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Metaphors in Guardian Online and Mail Online opinion-page content on climate change: war, religion, and politics

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Metaphors in Guardian Online and Mail Online opinion-page content on climate change : war, religion, and politics. / Atanasova, Dimitrinka; Koteyko, Nelya.

In: Environmental Communication, Vol. 11, No. 4, 01.06.2017, p. 452-469.

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Atanasova, Dimitrinka ; Koteyko, Nelya. / Metaphors in Guardian Online and Mail Online opinion-page content on climate change : war, religion, and politics. In: Environmental Communication. 2017 ; Vol. 11, No. 4. pp. 452-469.

Bibtex

@article{983646390b3b40f2950a69cd863e2e7d,
title = "Metaphors in Guardian Online and Mail Online opinion-page content on climate change: war, religion, and politics",
abstract = "In climate change-related media discourses metaphors are used to (re-)conceptualize climate change science as well as climate change mitigation/adaptation efforts. Using critical metaphor analysis, we study linguistic and conceptual metaphors in opinion-page content from the British online newspapers Guardian Online and Mail Online, while paying attention to the arguments they advance. We find that Guardian Online employed war metaphors to advance pro-climate change arguments. War metaphors were used to (1) communicate the urgency to act on climate change and (2) conceptualize climate change politics. Mail Online employed religion metaphors to furnish skeptic/contrarian arguments. Religion metaphors were used to (1) downplay the urgency to act on climate change and (2) conceptualize transitions from climate change belief to skepticism. These findings raise concerns about sustained policy gridlock and refute expectations about novelty in climate change-related media discourses (as both war and religion have a history of use).",
keywords = "climate change, media, metaphors, politics, UK",
author = "Dimitrinka Atanasova and Nelya Koteyko",
year = "2017",
month = jun,
day = "1",
doi = "10.1080/17524032.2015.1024705",
language = "English",
volume = "11",
pages = "452--469",
journal = "Environmental Communication",
issn = "1752-4032",
publisher = "Taylor and Francis Ltd.",
number = "4",

}

RIS

TY - JOUR

T1 - Metaphors in Guardian Online and Mail Online opinion-page content on climate change

T2 - war, religion, and politics

AU - Atanasova, Dimitrinka

AU - Koteyko, Nelya

PY - 2017/6/1

Y1 - 2017/6/1

N2 - In climate change-related media discourses metaphors are used to (re-)conceptualize climate change science as well as climate change mitigation/adaptation efforts. Using critical metaphor analysis, we study linguistic and conceptual metaphors in opinion-page content from the British online newspapers Guardian Online and Mail Online, while paying attention to the arguments they advance. We find that Guardian Online employed war metaphors to advance pro-climate change arguments. War metaphors were used to (1) communicate the urgency to act on climate change and (2) conceptualize climate change politics. Mail Online employed religion metaphors to furnish skeptic/contrarian arguments. Religion metaphors were used to (1) downplay the urgency to act on climate change and (2) conceptualize transitions from climate change belief to skepticism. These findings raise concerns about sustained policy gridlock and refute expectations about novelty in climate change-related media discourses (as both war and religion have a history of use).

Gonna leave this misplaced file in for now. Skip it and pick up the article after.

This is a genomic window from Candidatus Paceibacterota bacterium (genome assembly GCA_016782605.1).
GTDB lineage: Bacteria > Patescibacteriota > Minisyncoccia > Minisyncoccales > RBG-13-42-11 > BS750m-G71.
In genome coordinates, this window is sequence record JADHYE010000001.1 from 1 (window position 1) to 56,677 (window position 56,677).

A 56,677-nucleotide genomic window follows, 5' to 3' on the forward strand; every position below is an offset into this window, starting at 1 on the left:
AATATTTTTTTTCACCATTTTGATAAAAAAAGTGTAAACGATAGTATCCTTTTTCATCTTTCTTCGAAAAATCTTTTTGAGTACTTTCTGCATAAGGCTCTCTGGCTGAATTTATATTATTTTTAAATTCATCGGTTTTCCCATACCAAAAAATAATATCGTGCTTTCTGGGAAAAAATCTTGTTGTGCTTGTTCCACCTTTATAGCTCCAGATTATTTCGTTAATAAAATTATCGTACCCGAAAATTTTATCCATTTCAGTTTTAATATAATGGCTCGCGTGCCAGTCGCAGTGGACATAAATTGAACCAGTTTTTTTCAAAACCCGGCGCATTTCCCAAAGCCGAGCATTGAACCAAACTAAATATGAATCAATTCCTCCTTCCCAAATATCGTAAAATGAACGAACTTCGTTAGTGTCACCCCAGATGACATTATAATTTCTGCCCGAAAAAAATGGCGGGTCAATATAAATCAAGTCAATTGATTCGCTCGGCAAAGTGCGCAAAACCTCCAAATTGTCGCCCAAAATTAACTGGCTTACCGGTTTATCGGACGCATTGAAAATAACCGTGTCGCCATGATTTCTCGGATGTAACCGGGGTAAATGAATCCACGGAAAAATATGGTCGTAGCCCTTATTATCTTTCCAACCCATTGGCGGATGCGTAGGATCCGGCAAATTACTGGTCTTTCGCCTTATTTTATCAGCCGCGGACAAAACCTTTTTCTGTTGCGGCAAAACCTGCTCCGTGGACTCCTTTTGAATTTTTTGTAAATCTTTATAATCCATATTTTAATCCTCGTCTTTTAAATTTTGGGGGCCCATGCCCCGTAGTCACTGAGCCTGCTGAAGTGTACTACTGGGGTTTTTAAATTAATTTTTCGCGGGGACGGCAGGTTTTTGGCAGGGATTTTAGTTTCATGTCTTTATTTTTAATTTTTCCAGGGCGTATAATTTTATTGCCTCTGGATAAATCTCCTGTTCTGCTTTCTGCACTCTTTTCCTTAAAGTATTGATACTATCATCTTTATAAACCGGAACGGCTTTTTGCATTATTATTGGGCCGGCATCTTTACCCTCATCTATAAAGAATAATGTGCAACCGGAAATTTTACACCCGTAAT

AB - In climate change-related media discourses metaphors are used to (re-)conceptualize climate change science as well as climate change mitigation/adaptation efforts. Using critical metaphor analysis, we study linguistic and conceptual metaphors in opinion-page content from the British online newspapers Guardian Online and Mail Online, while paying attention to the arguments they advance. We find that Guardian Online employed war metaphors to advance pro-climate change arguments. War metaphors were used to (1) communicate the urgency to act on climate change and (2) conceptualize climate change politics. Mail Online employed religion metaphors to furnish skeptic/contrarian arguments. Religion metaphors were used to (1) downplay the urgency to act on climate change and (2) conceptualize transitions from climate change belief to skepticism. These findings raise concerns about sustained policy gridlock and refute expectations about novelty in climate change-related media discourses (as both war and religion have a history of use).

KW - climate change

KW - media

KW - metaphors

KW - politics

KW - UK

U2 - 10.1080/17524032.2015.1024705

DO - 10.1080/17524032.2015.1024705

M3 - Journal article

VL - 11

SP - 452

EP - 469

JO - Environmental Communication

JF - Environmental Communication

SN - 1752-4032

IS - 4

ER -